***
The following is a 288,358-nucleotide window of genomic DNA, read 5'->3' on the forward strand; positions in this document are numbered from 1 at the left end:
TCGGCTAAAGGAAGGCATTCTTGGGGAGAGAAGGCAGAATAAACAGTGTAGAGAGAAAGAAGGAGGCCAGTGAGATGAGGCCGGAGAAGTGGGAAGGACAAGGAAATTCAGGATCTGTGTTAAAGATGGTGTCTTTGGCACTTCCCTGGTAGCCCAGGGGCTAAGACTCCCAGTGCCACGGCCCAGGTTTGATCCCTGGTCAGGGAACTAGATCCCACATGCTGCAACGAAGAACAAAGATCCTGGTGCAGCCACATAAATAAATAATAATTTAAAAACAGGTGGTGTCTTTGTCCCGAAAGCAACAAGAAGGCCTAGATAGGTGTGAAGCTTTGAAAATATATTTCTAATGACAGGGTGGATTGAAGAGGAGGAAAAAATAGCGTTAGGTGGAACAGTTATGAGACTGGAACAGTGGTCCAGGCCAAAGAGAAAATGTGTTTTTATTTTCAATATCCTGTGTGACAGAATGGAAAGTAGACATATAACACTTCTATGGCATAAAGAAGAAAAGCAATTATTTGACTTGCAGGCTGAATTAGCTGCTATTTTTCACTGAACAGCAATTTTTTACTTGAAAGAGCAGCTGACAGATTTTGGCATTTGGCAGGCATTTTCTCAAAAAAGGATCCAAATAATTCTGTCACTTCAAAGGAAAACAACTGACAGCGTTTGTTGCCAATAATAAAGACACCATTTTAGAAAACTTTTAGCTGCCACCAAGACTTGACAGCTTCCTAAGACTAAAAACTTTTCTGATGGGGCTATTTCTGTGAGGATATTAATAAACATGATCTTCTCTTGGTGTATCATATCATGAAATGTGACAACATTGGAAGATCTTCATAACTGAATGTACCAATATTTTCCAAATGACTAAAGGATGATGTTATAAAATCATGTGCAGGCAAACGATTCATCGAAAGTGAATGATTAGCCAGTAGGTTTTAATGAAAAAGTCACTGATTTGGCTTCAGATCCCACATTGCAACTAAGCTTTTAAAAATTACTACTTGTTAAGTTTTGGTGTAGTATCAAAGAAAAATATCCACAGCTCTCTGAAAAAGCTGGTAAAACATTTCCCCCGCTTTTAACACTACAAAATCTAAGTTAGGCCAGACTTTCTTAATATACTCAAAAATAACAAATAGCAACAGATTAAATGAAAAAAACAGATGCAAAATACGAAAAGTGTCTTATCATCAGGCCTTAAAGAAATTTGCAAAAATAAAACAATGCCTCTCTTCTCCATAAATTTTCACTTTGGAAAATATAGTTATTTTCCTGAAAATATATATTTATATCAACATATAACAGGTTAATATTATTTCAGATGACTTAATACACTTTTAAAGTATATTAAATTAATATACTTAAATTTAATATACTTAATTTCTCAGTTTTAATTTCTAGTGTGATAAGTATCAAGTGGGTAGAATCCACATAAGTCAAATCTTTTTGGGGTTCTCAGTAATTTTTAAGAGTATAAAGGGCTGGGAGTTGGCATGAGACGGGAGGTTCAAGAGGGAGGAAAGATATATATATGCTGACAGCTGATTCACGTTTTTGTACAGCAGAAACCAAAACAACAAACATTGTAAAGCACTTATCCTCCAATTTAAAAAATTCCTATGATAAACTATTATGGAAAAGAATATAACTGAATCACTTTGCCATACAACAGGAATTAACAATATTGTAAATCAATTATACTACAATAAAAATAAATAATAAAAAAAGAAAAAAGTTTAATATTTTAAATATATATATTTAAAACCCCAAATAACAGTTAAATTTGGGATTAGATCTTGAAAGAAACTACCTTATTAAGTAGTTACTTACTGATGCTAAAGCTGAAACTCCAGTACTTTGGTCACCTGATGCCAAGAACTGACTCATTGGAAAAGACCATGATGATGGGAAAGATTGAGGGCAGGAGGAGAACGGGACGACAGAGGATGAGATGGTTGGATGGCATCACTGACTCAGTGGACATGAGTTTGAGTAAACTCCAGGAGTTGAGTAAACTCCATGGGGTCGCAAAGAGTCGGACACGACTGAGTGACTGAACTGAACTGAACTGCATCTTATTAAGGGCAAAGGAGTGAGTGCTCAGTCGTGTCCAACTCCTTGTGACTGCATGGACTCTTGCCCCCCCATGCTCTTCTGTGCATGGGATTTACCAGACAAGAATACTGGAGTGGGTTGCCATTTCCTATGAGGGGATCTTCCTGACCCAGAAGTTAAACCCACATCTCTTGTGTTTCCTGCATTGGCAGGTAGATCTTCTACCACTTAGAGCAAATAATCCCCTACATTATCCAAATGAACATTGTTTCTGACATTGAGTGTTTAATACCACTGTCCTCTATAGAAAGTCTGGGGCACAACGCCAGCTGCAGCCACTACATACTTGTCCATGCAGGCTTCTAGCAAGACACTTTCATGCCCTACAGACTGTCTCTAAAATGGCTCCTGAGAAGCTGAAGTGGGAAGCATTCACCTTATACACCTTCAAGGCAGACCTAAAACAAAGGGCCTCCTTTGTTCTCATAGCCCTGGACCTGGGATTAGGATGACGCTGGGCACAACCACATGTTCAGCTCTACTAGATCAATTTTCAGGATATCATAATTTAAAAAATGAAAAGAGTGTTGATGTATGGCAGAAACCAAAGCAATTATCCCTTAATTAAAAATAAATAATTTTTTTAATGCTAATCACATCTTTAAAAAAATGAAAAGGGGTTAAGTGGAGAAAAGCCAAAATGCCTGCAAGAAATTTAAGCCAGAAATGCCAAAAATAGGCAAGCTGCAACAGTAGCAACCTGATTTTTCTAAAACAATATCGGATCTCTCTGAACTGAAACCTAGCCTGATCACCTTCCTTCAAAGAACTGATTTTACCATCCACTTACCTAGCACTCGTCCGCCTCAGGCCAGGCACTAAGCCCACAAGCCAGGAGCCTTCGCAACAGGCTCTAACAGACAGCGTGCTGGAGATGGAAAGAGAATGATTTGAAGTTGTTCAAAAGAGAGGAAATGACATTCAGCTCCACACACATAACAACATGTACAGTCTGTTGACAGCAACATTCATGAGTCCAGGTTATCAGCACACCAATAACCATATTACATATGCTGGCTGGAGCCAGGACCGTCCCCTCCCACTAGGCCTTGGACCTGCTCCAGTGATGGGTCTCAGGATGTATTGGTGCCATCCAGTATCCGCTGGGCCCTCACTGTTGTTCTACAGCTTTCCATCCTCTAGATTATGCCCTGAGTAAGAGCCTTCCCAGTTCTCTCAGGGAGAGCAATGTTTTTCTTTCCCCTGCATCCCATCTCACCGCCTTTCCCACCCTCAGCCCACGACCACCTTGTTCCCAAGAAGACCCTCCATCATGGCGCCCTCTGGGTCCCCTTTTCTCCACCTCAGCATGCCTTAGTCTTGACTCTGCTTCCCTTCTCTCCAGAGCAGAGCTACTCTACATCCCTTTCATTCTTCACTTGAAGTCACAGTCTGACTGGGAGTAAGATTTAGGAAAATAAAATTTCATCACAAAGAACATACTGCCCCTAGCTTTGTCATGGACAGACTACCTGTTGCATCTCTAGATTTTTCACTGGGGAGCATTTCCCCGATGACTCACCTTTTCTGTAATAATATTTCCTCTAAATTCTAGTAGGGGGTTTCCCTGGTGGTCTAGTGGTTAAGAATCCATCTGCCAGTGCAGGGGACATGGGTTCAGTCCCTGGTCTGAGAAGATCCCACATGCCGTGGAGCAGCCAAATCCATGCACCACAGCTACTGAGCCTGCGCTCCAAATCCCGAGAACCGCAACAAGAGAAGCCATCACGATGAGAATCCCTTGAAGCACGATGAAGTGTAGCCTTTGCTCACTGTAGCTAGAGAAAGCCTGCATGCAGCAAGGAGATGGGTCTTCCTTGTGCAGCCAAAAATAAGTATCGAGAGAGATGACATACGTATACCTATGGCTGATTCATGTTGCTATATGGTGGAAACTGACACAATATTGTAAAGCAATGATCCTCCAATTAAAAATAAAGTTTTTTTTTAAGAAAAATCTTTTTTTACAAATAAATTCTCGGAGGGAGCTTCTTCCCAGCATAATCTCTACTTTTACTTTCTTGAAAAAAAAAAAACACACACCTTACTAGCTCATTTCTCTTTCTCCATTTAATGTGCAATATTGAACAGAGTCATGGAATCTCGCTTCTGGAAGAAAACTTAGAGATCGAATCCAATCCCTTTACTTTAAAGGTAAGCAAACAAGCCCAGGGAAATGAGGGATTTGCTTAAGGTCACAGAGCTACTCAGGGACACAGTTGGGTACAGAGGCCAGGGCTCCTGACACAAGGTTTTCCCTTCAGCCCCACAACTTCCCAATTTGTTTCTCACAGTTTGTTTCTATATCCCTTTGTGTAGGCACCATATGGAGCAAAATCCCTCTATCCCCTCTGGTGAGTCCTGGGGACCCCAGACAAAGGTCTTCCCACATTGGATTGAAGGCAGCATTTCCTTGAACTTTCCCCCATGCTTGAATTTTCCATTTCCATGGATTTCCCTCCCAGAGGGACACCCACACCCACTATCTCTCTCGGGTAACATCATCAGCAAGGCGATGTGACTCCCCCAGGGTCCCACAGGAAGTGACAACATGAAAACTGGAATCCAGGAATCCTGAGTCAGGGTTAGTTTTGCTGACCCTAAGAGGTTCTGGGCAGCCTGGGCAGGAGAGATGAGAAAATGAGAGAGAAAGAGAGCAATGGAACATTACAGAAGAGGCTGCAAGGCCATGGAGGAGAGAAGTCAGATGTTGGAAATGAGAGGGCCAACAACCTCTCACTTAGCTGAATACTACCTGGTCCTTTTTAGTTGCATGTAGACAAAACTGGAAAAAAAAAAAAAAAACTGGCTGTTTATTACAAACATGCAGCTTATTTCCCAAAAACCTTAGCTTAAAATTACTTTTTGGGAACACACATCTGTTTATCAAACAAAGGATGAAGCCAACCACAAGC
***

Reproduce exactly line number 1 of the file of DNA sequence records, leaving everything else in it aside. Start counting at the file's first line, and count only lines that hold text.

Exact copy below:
The following is a 288,358-nucleotide window of genomic DNA, read 5'->3' on the forward strand; positions in this document are numbered from 1 at the left end: